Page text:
- § 3301. Vessels subject to inspection
- § 3302. Exemptions
- § 3303. Reciprocity for foreign vessels
- § 3304. Transporting individuals in addition to crew
- § 3305. Scope and standards of inspection
- § 3306. Regulations
- § 3307. Frequency of inspection
- § 3308. Examinations
- § 3309. Certificate of inspection
- § 3310. Records of certification
- § 3311. Certificate of inspection required
- § 3312. Display of certificate of inspection
- § 3313. Compliance with certificate of inspection
- § 3314. Expiration of certificate of inspection
- § 3315. Disclosure of defects and protection of informants
- § 3316. Classification societies
- § 3317. Fees
- § 3318. Penalties
46 U.S. Code CHAPTER 33— INSPECTION GENERALLY
Chapter 33 consolidates the laws governing the inspection and certification of vessels by the Coast Guard that have developed over a period in excess of 140 years. The original laws were directed to the safety of the relatively new and potentially dangerous steam vessel. The demand for Federal remedial legislation began during the early 1800’s after frequent and disastrous explosions of steam boilers on passenger vessels. This directly led to the first maritime safety laws in 1838 that required periodic inspection and certification of vessels engaged in the transportation of passengers and freight on the waters of the United States. This was followed by a more extensive steamboat inspection law in 1852 which adopted for the first time the principle of licensing for river pilots and engineers. It also created a new Federal maritime safety inspection service called the Federal Inspection Service that eventually became the Bureau of Marine Inspection and Navigation, whose duties were temporarily assumed in 1941 and permanently assumed in 1946 by the United States Coast Guard.
In 1864 the principal inspection and licensing provisions of the 1852 act were made applicable to ferries, towing vessels, and canal boats. However, steamboat explosions continued with high loss of life and property. One of the greatest of all disasters, the destruction of the passenger vessel Sultana by explosion and fire with a loss of life estimated at more than 1500 lives in April 1865, led to renewed legislation efforts. In 1871 this culminated with legislation that combined a number of new requirements into a coherent and unified body of maritime safety laws. At the time of the adoption of the Revised Statutes in 1874, a maritime safety code was well established for vessels propelled in whole or in part by steam.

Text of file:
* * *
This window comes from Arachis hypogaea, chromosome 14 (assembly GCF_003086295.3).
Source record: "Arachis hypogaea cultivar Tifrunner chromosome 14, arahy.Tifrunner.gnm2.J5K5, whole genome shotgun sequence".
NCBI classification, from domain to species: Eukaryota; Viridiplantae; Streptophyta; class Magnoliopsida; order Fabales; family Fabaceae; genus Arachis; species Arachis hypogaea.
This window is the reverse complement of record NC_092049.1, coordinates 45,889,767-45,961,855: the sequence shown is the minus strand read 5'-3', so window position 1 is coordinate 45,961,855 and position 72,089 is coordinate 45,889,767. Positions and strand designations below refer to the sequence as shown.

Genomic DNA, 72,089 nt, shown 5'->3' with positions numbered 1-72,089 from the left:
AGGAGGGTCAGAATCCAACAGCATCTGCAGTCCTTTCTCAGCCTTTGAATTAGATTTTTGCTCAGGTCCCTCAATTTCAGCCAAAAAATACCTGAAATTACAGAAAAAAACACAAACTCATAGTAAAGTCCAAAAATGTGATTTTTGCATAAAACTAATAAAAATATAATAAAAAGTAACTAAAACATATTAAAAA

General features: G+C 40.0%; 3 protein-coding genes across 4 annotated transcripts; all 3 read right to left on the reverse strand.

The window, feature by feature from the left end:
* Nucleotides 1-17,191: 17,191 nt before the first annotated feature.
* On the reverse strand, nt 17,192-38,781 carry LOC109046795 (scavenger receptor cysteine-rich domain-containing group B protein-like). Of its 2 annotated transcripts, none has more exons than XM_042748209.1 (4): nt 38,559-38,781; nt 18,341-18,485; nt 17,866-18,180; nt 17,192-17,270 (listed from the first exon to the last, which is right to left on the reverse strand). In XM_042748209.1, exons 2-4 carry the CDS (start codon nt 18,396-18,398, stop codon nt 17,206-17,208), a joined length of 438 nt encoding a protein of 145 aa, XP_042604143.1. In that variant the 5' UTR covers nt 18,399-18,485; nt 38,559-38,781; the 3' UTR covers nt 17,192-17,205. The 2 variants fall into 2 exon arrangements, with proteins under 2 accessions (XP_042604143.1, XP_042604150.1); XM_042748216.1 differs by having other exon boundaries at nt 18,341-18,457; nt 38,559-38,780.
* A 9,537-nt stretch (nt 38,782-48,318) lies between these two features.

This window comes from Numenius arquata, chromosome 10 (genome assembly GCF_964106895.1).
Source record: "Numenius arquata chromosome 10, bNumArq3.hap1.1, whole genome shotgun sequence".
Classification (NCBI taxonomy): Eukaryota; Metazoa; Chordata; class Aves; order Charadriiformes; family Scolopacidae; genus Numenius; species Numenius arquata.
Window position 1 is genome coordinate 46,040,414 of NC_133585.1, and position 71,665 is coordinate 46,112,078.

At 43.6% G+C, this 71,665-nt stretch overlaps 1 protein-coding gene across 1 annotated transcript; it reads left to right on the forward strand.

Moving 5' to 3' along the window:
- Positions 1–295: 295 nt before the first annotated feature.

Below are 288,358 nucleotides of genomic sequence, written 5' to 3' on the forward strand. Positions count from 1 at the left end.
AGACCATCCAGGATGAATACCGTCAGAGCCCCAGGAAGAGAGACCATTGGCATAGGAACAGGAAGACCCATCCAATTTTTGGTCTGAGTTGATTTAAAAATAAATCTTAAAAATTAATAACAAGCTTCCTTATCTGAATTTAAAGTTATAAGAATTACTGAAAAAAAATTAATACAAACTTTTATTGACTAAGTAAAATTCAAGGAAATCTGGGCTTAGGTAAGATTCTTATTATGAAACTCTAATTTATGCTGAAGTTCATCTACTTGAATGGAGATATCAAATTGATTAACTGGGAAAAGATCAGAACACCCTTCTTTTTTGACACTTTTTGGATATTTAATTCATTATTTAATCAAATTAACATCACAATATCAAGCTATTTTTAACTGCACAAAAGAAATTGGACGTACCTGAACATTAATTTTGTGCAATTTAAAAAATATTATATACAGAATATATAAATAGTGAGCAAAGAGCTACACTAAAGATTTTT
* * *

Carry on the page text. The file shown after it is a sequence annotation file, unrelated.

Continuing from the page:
In the more than 100 years since then, as the public recognized the need for vessel safety legislation, primarily as the result of maritime disasters, other classes of vessels were subjected to Federal inspection or regulatory control. These included vessels propelled by gas, fluid, naphtha, or electric motors in 1897; sail vessels and barges carrying passengers for hire in 1898; seagoing barges in 1908; motorboats in 1910; steam vessels owned by the Department of Commerce in 1919; seagoing vessels of 300 gross tons and over on June 20, 1936; all tank vessels carrying flammable or combustible liquid cargo in bulk regardless of size or means of propulsion of June 23, 1936; motorboats again in 1940; all vessels carrying more than six passengers in 1956; tank vessels again in 1978; and offshore supply vessels in 1980. There was also considerable legislation that amended or supplemented these primary maritime safety laws.
The net result has been a patchwork quilt of categories and classifications that requires a tabulation of more than seventy different classes of inspected vessels. This revision gathers into one section of the law all classes of vessels that are subject to inspection and certification without changing the application of present law as to any one class of vessel. The revision does not alter the application of the present law so as to expand inspection requirements to any vessel presently not subject to inspection nor to remove from inspection any vessel that is presently subject to inspection.